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Everyone should have insurance on their motor vehicle. If you purchase motor vehicle insurance, you will purchase or be given the option of purchasing the following insurance:
All of these coverages are important, and all should be purchased. The only significant exception to purchasing them all is collision coverage may not make sense if the vehicle you are insuring is of nominal value. Unfortunately, most people think that if they have purchased collision insurance, they have "full coverage." Such is clearly not the case, as we will try to explain.
Collision. This coverage protects you against the cost of repairing your own vehicle, in the situation where the accident is to some degree your own fault or the other party in the accident did not have insurance. In many ways, it is the least important coverage and unfortunately, it is the only one most people pay any attention to.
Comprehensive. This coverage protects you against damage or loss of your vehicle from something that might happen which is not related to the vehicle being driven, such as theft, fire, wind, hail, etc. Hitting a deer is also covered under this provision as such is not thought to be related to any negligence in the way in which the car was operated.
Med Pay Coverage. This coverage provides payment for medical bills that are the result of a motor vehicle accident. This coverage applies, even if the bills are incurred in an accident when you were not in your car, or possibly even if in another car. By law, every policy should have $1,000 of med pay coverage, but more is better, unless health insurance is expected to pay all of your bills.
Liability. Liability coverage is purchased to protect you if you get sued because of a car accident that you caused. This is perhaps the most important insurance you will buy, not only because it will prevent you from going bankrupt, but also because it is part of your responsibility as a driver of a what can be an instrument of destruction, a motor vehicle. How much insurance is enough? As much as you can afford, and get your insurance agent to quote you the difference to buy higher policies. And the amount of liability insurance you purchase is doubly important because it dictates the maximum amount of uninsured and underinsured coverage you can buy.
$100/300,000 policies are absolutely not enough and any policy which provides a split coverage, provides an illusion of more coverage than you actually get. A $100/300,000 policy only provides $100,000 available to settle any one persons injuries. $100,000 is about what the medical bills would be for one weeks hospitalization in a serious accident. Even accidents where people walk away from the wreck, often have values above $100,000 and these are not the false and inflated claims the insurance companies want you to believe. If a younger person suffers a neck or back injury which prevents them from returning to their current employment, the damages will almost always exceed $100,000. If a 20 year old person's income is reduced even $2 an hour as a result of injuries, the loss of earning capacity over such person's life will exceed $100,000. Damages in motor vehicle accident cases also include pain and suffering, loss of enjoyment of life and past and future medical bills. For info on damages in personal injury actions, click here.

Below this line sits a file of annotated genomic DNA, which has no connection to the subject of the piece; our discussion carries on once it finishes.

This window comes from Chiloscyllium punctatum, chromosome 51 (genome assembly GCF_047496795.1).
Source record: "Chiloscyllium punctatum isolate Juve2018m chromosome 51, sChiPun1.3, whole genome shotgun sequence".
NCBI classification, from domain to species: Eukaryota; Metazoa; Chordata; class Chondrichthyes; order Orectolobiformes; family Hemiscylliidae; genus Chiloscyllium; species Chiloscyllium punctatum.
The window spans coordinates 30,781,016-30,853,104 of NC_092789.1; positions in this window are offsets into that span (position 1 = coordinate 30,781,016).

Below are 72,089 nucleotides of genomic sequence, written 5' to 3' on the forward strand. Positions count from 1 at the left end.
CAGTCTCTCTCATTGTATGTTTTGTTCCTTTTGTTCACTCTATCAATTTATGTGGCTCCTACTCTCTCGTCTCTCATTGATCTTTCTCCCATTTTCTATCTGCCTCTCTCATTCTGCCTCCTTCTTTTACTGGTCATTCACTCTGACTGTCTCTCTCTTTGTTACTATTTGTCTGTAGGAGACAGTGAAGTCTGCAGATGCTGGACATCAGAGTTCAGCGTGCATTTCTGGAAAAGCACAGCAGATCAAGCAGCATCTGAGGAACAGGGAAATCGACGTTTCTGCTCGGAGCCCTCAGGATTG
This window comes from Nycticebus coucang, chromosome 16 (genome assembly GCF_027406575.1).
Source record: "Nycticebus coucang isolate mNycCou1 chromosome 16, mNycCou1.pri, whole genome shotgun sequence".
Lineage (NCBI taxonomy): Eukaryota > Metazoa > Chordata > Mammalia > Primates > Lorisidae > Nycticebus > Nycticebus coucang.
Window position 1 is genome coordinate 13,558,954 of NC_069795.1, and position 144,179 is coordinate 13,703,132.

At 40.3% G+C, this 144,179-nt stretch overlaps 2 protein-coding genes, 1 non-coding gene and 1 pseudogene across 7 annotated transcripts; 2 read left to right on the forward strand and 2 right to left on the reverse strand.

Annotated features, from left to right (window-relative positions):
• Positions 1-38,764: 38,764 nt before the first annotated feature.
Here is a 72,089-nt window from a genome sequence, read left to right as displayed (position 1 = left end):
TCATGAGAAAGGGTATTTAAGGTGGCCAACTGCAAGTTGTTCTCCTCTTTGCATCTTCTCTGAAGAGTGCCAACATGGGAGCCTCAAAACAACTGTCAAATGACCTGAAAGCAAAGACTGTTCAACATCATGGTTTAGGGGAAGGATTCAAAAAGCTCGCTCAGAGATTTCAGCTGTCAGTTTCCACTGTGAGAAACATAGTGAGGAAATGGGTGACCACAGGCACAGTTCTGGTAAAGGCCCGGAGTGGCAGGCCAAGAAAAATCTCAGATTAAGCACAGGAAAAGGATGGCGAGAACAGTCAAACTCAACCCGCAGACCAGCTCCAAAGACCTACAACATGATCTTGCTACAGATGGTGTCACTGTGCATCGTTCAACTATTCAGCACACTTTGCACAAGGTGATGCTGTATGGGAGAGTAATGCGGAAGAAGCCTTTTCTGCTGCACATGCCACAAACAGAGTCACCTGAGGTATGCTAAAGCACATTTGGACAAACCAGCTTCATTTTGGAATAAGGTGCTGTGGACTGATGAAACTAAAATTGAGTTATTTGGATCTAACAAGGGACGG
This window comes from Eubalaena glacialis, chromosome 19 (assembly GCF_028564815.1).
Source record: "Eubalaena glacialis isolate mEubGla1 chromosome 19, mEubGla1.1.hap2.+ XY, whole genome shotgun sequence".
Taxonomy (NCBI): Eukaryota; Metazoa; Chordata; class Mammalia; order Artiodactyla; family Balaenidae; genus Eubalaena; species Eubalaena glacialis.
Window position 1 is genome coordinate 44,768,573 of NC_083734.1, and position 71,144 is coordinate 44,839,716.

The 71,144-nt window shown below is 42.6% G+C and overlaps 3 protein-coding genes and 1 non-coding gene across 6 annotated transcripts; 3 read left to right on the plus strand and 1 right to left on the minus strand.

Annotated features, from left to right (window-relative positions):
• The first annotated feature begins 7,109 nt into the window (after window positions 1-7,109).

Uninsured Motorist Coverage. As Wisconsin law does not require everyone to have insurance, the legislature has mandated that every insurance policy which is sold in Wisconsin include protection against accidents caused by uninsured motorists. Such coverage is called "uninsured motorist coverage". Wisconsin law mandates that such insurance must be for a minimum of $25,000 and tragically many insurance agents, even when the people have bought larger liability policies, sell the minimum amount. Uninsured coverage can not be purchased for more than the maximum amount of the liability coverage. This coverage is extremely important because it protects you against being damaged, by what are often the worst drivers on the road, including many drivers who don't have insurance because there driving licenses have been revoked or suspended.
Underinsured Motorist Coverage. Even more important than "uninsured motorist coverage" is underinsured motorist coverage. Where uninsured, protects you from the driver who doesn't have any insurance, underinsured protects you from someone who doesn't have enough. As discussed above, almost no one has enough insurance, so it is imperative that you buy as much of this coverage as you can avoid. There are a lot more underinsured drivers in Wisconsin than uninsured drivers. Those with drunk driving convictions and financial responsibility violations, only have to prove they have $25,000 of insurance.
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